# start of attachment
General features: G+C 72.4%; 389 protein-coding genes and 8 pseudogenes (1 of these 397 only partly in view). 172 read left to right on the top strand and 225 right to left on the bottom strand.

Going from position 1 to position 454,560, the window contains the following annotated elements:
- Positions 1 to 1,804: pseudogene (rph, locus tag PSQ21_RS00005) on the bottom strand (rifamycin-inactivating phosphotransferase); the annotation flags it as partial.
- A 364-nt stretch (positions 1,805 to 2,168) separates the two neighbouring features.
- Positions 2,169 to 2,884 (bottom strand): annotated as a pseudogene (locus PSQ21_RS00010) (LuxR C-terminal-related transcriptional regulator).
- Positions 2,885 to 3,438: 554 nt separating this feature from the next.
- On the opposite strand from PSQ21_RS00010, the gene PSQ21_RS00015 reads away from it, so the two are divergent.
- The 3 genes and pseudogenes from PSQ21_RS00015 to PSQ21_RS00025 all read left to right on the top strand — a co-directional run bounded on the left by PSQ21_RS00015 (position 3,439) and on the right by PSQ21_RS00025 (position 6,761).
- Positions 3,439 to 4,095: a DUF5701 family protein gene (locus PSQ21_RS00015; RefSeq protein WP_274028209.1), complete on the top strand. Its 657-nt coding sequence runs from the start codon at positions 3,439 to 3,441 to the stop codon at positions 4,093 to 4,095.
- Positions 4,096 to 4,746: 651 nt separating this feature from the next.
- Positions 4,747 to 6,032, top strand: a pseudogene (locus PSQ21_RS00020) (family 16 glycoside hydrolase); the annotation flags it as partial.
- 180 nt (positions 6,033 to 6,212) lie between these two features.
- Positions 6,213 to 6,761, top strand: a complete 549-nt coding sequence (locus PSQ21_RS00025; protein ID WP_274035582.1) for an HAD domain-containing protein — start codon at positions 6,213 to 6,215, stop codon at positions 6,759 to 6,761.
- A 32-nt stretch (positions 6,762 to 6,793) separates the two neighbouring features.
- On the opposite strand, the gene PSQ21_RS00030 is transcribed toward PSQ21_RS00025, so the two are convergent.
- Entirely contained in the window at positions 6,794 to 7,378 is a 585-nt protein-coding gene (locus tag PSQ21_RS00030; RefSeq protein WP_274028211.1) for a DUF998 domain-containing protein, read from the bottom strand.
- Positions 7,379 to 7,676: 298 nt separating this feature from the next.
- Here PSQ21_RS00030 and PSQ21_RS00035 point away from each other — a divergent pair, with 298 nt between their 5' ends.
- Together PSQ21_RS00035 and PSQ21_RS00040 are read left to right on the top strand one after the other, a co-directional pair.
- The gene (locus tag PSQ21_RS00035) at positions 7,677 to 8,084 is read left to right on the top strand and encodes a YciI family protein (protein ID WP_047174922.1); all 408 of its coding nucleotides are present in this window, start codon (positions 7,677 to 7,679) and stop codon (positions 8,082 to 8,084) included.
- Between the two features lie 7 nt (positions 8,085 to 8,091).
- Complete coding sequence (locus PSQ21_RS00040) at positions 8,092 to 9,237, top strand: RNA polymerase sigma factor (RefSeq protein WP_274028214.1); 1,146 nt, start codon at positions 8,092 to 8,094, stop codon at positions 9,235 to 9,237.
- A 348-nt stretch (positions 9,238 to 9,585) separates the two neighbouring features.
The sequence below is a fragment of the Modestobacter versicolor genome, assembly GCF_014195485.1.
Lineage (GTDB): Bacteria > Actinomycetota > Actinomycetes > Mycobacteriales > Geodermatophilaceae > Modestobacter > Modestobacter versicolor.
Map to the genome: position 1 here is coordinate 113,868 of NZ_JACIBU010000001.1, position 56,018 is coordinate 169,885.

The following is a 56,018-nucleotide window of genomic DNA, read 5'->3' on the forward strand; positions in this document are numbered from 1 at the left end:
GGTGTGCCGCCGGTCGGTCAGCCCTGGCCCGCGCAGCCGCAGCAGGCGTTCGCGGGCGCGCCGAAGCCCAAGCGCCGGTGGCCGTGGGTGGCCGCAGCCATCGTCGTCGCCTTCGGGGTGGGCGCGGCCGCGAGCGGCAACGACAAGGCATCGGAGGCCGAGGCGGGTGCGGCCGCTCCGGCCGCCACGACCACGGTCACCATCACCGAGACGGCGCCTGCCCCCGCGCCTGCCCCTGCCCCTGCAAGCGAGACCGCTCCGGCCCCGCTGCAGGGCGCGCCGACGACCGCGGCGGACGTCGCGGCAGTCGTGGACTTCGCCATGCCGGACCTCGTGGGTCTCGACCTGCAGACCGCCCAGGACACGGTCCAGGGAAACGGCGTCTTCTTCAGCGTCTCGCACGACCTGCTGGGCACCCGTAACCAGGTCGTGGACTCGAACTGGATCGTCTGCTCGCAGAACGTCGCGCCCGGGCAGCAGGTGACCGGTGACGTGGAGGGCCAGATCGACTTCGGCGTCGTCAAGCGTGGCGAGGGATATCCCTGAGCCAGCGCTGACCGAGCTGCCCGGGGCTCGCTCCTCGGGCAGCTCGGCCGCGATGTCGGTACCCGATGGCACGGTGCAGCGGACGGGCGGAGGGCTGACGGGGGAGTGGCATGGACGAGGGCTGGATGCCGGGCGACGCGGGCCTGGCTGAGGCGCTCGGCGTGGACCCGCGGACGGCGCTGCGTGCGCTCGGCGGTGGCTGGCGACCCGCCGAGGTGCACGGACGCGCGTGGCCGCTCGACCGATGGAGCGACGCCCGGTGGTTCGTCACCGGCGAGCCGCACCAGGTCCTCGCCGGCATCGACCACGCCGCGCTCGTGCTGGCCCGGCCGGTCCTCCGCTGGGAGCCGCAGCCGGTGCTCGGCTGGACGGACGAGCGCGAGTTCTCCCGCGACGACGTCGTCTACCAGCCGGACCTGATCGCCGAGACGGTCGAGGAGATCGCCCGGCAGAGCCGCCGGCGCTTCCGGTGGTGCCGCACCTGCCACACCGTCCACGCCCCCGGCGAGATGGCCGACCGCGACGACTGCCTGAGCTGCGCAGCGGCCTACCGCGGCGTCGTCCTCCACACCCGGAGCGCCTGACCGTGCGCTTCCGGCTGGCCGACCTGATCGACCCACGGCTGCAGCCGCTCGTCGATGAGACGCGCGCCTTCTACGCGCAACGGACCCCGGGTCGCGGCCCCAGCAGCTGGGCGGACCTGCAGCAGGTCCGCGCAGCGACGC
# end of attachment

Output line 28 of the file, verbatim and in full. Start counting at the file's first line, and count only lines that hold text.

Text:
GGTGTGCCGCCGGTCGGTCAGCCCTGGCCCGCGCAGCCGCAGCAGGCGTTCGCGGGCGCGCCGAAGCCCAAGCGCCGGTGGCCGTGGGTGGCCGCAGCCATCGTCGTCGCCTTCGGGGTGGGCGCGGCCGCGAGCGGCAACGACAAGGCATCGGAGGCCGAGGCGGGTGCGGCCGCTCCGGCCGCCACGACCACGGTCACCATCACCGAGACGGCGCCTGCCCCCGCGCCTGCCCCTGCCCCTGCAAGCGAGACCGCTCCGGCCCCGCTGCAGGGCGCGCCGACGACCGCGGCGGACGTCGCGGCAGTCGTGGACTTCGCCATGCCGGACCTCGTGGGTCTCGACCTGCAGACCGCCCAGGACACGGTCCAGGGAAACGGCGTCTTCTTCAGCGTCTCGCACGACCTGCTGGGCACCCGTAACCAGGTCGTGGACTCGAACTGGATCGTCTGCTCGCAGAACGTCGCGCCCGGGCAGCAGGTGACCGGTGACGTGGAGGGCCAGATCGACTTCGGCGTCGTCAAGCGTGGCGAGGGATATCCCTGAGCCAGCGCTGACCGAGCTGCCCGGGGCTCGCTCCTCGGGCAGCTCGGCCGCGATGTCGGTACCCGATGGCACGGTGCAGCGGACGGGCGGAGGGCTGACGGGGGAGTGGCATGGACGAGGGCTGGATGCCGGGCGACGCGGGCCTGGCTGAGGCGCTCGGCGTGGACCCGCGGACGGCGCTGCGTGCGCTCGGCGGTGGCTGGCGACCCGCCGAGGTGCACGGACGCGCGTGGCCGCTCGACCGATGGAGCGACGCCCGGTGGTTCGTCACCGGCGAGCCGCACCAGGTCCTCGCCGGCATCGACCACGCCGCGCTCGTGCTGGCCCGGCCGGTCCTCCGCTGGGAGCCGCAGCCGGTGCTCGGCTGGACGGACGAGCGCGAGTTCTCCCGCGACGACGTCGTCTACCAGCCGGACCTGATCGCCGAGACGGTCGAGGAGATCGCCCGGCAGAGCCGCCGGCGCTTCCGGTGGTGCCGCACCTGCCACACCGTCCACGCCCCCGGCGAGATGGCCGACCGCGACGACTGCCTGAGCTGCGCAGCGGCCTACCGCGGCGTCGTCCTCCACACCCGGAGCGCCTGACCGTGCGCTTCCGGCTGGCCGACCTGATCGACCCACGGCTGCAGCCGCTCGTCGATGAGACGCGCGCCTTCTACGCGCAACGGACCCCGGGTCGCGGCCCCAGCAGCTGGGCGGACCTGCAGCAGGTCCGCGCAGCGACGC